Gainsborough and the Theatre, The Holburne Museum, Great Pulteney Street, Bath BA2, until 20th January 2019

Nathaniel Dance (1735 – 1811), ‘True but every goose can…’, c.1781, pencil, black chalk and coloured washes on laid paper©The Fitzwilliam Museum, Cambridge

There is much to enjoy in this exhibition that links the world of 18th century theatre in Bath and London through portraits by Gainsborough, works on paper and contemporary theatrical ephemera. The portraits – hung correctly at chest height  – are “real” people rather than elegant society portraits as is often the case with Gainsborough’s depictions of musical and literary friends.

Mrs Siddons, Thomas Gainsborough, 1785 © The National Gallery, London

Mrs Siddons, Thomas Gainsborough, 1785 © The National Gallery, London

Among them you will discover David Garrick, Thomas Linley, Auguste Vestris and Sarah Siddons. Near to the latter’s ravishing portrait are some contemporary small sketches of the work which are interesting since as a print was never made of the portrait those making the drawings had to have seen the original work. Sarah Siddons is buried in the churchyard (open space) near Paddington Green Church just near the Marylebone Flyover in London.

I was especially delighted to meet up with Richard Tickell once more as I had seen his beautiful portrait on visits to Phoebe, Lady Hillingdon many years ago. It is an image that has remained in my memory ever since. Tickell was born in Bath and married Mary, Thomas Linley’s daughter and so were they a part of this group of friends which also included Sheridan.

Thomas Gainsborough, Thomas Linley the elder, c. 1770, oil on canvas. By Permission of the Trustees of Dulwich Picture Gallery, London

Thomas Gainsborough, Thomas Linley the elder, c. 1770, oil on canvas, 76.5 x 63.5, DPG140. By Permission of Dulwich Picture Gallery, London

The singer Petula Clark in her 1998 poem ‘The Theatre’ says in the last verse:

“So here we are in this hallowed place, sharing a special time and space.
I hadn’t realized before, but maybe that’s what the theatre is for,
to bring us together, to make us see that the magic is not just some fantasy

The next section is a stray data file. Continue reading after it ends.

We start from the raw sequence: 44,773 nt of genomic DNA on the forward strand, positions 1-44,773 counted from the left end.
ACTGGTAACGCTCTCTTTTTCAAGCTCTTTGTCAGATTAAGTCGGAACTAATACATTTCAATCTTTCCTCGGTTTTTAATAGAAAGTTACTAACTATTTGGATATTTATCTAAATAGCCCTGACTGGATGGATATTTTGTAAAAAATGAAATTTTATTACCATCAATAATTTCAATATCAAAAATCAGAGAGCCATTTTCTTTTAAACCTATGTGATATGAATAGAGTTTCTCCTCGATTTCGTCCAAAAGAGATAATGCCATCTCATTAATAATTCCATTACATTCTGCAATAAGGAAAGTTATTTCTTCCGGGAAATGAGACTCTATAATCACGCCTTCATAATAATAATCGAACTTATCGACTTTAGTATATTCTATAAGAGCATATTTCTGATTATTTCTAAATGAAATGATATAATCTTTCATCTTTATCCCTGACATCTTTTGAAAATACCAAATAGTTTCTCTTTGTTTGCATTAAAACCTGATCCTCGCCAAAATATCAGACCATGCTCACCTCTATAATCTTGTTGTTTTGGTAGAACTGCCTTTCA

tho’ we all need some fantasy.
No, the magic you see is in you, in me.
It’s a funny thing, the theatre. “

Well to my mind this exhibition does just that with the 18th century theatrical world of Gainsborough’s Bath and London.

‘The sounds of Music’

Brian Graham – Towards Music, The Salisbury Museum, The King’s House, 65 The Close, Salisbury SP1 2EN, until 12th May 2018


30 Fanfare SMALL 72dpi

Brian Graham Fanfare for the Common Man for Aaron Copland, 2014 Mixed media on board 26cm x 34cm

In this show of some forty works the Dorset-born artist takes us on a journey into history with his ideas of how music-making and dance may have started. These painted reliefs reflect his long-held interest in the worlds of archaeology, anthropology and science and this juxtaposition with their titles which are either taken from notable works or figures in music and dance fire the viewer’s imagination to picture the past. It’s a show where – as the song says – “the melody lingers on”!

1 La Mer small 72dpi

Brian Graham La Mer for Claude Debussy, 2014 Mixed media on board 34cm x 26cm

Music & Flowers in Tenterden

I thought I would share this special evening with you:

Academy of Ancient Music
7:30pm, 23rd May, 2015
St Mildred’s Church, Tenterden, Kent

A Quartet from The Academy of Ancient Music is coming to St Mildred’s Church on Saturday 23rd May at 7:30 to open the Flower Festival that will be abundantly celebrated in St Mildred’s Church and all over Tenterden Town.

The AAM has performed for music lovers on six continents for more than 40 years and has thrilled millions through its extensive catalogue of recordings. It is very exciting to have a quartet from the Academy, led by their leader Pavio Beznosluk, with Rebecca Livermore, Jane Rogers and Andrew Skidmore, playing for us on the opening night of the Flower Festival. They will give us a concert of “irresistible colour and exuberance” to celebrate “The Jewel of the Weald”.

Tickets are £15.00 each and can be bought from and Smiths Florist at £15.00 each.

The Programme:
Joseph Haydn (1732-1809)
String quartet in G minor Op.74 No.3
Allegro – Largo Assai – Menuet Allegretto – Allegro Con Brio

W. A. Mozart (1756-1791)
String quartet in C major “Dissonance”
Adagio/Allegro – Andante Cantabile – Menuetto Allegro – Allegro Molto


Franz Schubert (1797-1828)
Quartettsatz in C Minor
Allegro Assai

Ludwig van Beethoven (1770-1827)
String quartet in G major Op.18 No.2
Allegro – Adagio Cantabile – Scherzo Allegro – Allegro Molto, Quasi Presto